Cellular prion protein controls stem cell-like properties of human glioblastoma tumor-initiating cells

Alessandro Corsaro, Adriana Bajetto, Stefano Thellung, Giulia Begani, Valentina Villa, Mario Nizzari, Alessandra Pattarozzi, Agnese Solari, Monica Gatti, Aldo Pagano, Roberto Würth, Antonio Daga, Federica Barbieri, Tullio Florio

Research output: Contribution to journalArticlepeer-review


Prion protein (PrPC) is a cell surface glycoprotein whose misfolding is responsible for prion diseases. Although its physiological role is not completely defined, several lines of evidence propose that PrPC is involved in self-renewal, pluripotency gene expression, proliferation and differentiation of neural stem cells. Moreover, PrPC regulates different biological functions in human tumors, including glioblastoma (GBM). We analyzed the role of PrPC in GBM cell pathogenicity focusing on tumorinitiating cells (TICs, or cancer stem cells, CSCs), the subpopulation responsible for development, progression and recurrence of most malignancies. Analyzing four GBM CSC-enriched cultures, we show that PrPC expression is directly correlated with the proliferation rate of the cells. To better define its role in CSC biology, we knocked-down PrPC expression in two of these GBM-derived CSC cultures by specific lentiviral-delivered shRNAs. We provide evidence that CSC proliferation rate, spherogenesis and in vivo tumorigenicity are significantly inhibited in PrPC down-regulated cells. Moreover, PrPC down-regulation caused loss of expression of the stemness and self-renewal markers (NANOG, Sox2) and the activation of differentiation pathways (i.e. increased GFAP expression). Our results suggest that PrPC controls the stemness properties of human GBM CSCs and that its down-regulation induces the acquisition of a more differentiated and less oncogenic phenotype.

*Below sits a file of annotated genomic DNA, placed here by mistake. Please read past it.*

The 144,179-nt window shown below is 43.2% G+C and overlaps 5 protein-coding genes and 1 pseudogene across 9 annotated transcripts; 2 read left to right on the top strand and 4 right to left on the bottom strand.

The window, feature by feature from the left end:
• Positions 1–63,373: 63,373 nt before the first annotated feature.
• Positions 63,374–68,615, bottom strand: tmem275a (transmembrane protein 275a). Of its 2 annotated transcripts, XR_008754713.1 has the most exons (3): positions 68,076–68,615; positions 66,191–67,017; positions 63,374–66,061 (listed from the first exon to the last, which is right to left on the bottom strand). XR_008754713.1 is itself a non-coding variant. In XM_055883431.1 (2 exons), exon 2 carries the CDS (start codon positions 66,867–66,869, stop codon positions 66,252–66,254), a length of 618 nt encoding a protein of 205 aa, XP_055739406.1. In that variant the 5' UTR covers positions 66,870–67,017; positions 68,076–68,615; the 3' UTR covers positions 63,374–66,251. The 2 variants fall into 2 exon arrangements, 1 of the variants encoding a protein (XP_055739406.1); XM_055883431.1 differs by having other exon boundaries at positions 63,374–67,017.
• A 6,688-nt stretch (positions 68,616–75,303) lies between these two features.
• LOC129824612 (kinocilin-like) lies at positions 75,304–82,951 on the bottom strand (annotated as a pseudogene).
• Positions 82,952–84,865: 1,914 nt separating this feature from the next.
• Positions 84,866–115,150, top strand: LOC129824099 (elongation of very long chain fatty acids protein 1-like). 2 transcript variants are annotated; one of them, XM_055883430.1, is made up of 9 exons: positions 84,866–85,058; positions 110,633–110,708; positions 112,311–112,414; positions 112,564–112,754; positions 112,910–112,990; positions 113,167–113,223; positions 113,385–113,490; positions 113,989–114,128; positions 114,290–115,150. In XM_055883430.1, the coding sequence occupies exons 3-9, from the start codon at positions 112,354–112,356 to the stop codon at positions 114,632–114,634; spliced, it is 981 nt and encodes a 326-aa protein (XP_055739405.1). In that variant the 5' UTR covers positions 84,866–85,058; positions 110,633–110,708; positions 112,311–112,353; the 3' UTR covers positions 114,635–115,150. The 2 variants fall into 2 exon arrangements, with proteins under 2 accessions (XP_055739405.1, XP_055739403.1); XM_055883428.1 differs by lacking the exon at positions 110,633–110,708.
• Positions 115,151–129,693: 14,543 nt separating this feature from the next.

Original languageEnglish
Pages (from-to)38638-38657
Number of pages20
Issue number25
Publication statusPublished - 2016


  • Cancer stem cells
  • GFAP
  • Glioblastoma
  • In vivo tumorigenicity
  • Prion protein

ASJC Scopus subject areas

  • Oncology


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